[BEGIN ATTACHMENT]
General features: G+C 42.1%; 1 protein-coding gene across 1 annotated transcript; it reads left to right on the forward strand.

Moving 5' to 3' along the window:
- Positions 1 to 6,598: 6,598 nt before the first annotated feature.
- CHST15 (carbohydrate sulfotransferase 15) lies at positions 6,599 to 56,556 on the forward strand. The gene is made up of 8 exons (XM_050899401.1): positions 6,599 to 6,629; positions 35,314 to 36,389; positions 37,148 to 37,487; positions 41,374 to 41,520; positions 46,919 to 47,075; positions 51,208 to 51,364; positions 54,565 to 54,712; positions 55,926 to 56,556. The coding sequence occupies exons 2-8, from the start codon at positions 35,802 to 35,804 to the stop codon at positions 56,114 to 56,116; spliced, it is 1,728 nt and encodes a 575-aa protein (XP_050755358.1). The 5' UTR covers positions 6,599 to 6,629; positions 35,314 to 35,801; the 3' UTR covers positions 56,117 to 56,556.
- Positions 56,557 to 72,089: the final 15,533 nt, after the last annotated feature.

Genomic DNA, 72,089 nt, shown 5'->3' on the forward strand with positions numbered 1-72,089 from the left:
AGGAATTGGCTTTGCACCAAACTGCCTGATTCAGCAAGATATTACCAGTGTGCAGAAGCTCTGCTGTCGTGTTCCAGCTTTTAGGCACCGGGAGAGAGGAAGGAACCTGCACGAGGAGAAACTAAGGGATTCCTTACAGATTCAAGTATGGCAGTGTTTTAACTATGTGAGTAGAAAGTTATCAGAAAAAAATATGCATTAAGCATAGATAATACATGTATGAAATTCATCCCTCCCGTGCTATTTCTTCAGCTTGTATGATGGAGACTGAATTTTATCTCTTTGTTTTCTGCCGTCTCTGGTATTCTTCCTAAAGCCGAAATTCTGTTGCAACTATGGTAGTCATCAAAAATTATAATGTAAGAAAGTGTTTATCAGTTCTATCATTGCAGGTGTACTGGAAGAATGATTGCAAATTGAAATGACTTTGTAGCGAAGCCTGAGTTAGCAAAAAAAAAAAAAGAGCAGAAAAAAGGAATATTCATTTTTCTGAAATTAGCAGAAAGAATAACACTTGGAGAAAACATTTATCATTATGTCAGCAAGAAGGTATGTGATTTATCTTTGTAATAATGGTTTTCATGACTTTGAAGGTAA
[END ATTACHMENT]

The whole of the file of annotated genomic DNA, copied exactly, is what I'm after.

General features: G+C 42.1%; 1 protein-coding gene across 1 annotated transcript; it reads left to right on the forward strand.

Moving 5' to 3' along the window:
- Positions 1 to 6,598: 6,598 nt before the first annotated feature.
- CHST15 (carbohydrate sulfotransferase 15) lies at positions 6,599 to 56,556 on the forward strand. The gene is made up of 8 exons (XM_050899401.1): positions 6,599 to 6,629; positions 35,314 to 36,389; positions 37,148 to 37,487; positions 41,374 to 41,520; positions 46,919 to 47,075; positions 51,208 to 51,364; positions 54,565 to 54,712; positions 55,926 to 56,556. The coding sequence occupies exons 2-8, from the start codon at positions 35,802 to 35,804 to the stop codon at positions 56,114 to 56,116; spliced, it is 1,728 nt and encodes a 575-aa protein (XP_050755358.1). The 5' UTR covers positions 6,599 to 6,629; positions 35,314 to 35,801; the 3' UTR covers positions 56,117 to 56,556.
- Positions 56,557 to 72,089: the final 15,533 nt, after the last annotated feature.

Genomic DNA, 72,089 nt, shown 5'->3' on the forward strand with positions numbered 1-72,089 from the left:
AGGAATTGGCTTTGCACCAAACTGCCTGATTCAGCAAGATATTACCAGTGTGCAGAAGCTCTGCTGTCGTGTTCCAGCTTTTAGGCACCGGGAGAGAGGAAGGAACCTGCACGAGGAGAAACTAAGGGATTCCTTACAGATTCAAGTATGGCAGTGTTTTAACTATGTGAGTAGAAAGTTATCAGAAAAAAATATGCATTAAGCATAGATAATACATGTATGAAATTCATCCCTCCCGTGCTATTTCTTCAGCTTGTATGATGGAGACTGAATTTTATCTCTTTGTTTTCTGCCGTCTCTGGTATTCTTCCTAAAGCCGAAATTCTGTTGCAACTATGGTAGTCATCAAAAATTATAATGTAAGAAAGTGTTTATCAGTTCTATCATTGCAGGTGTACTGGAAGAATGATTGCAAATTGAAATGACTTTGTAGCGAAGCCTGAGTTAGCAAAAAAAAAAAAAGAGCAGAAAAAAGGAATATTCATTTTTCTGAAATTAGCAGAAAGAATAACACTTGGAGAAAACATTTATCATTATGTCAGCAAGAAGGTATGTGATTTATCTTTGTAATAATGGTTTTCATGACTTTGAAGGTAA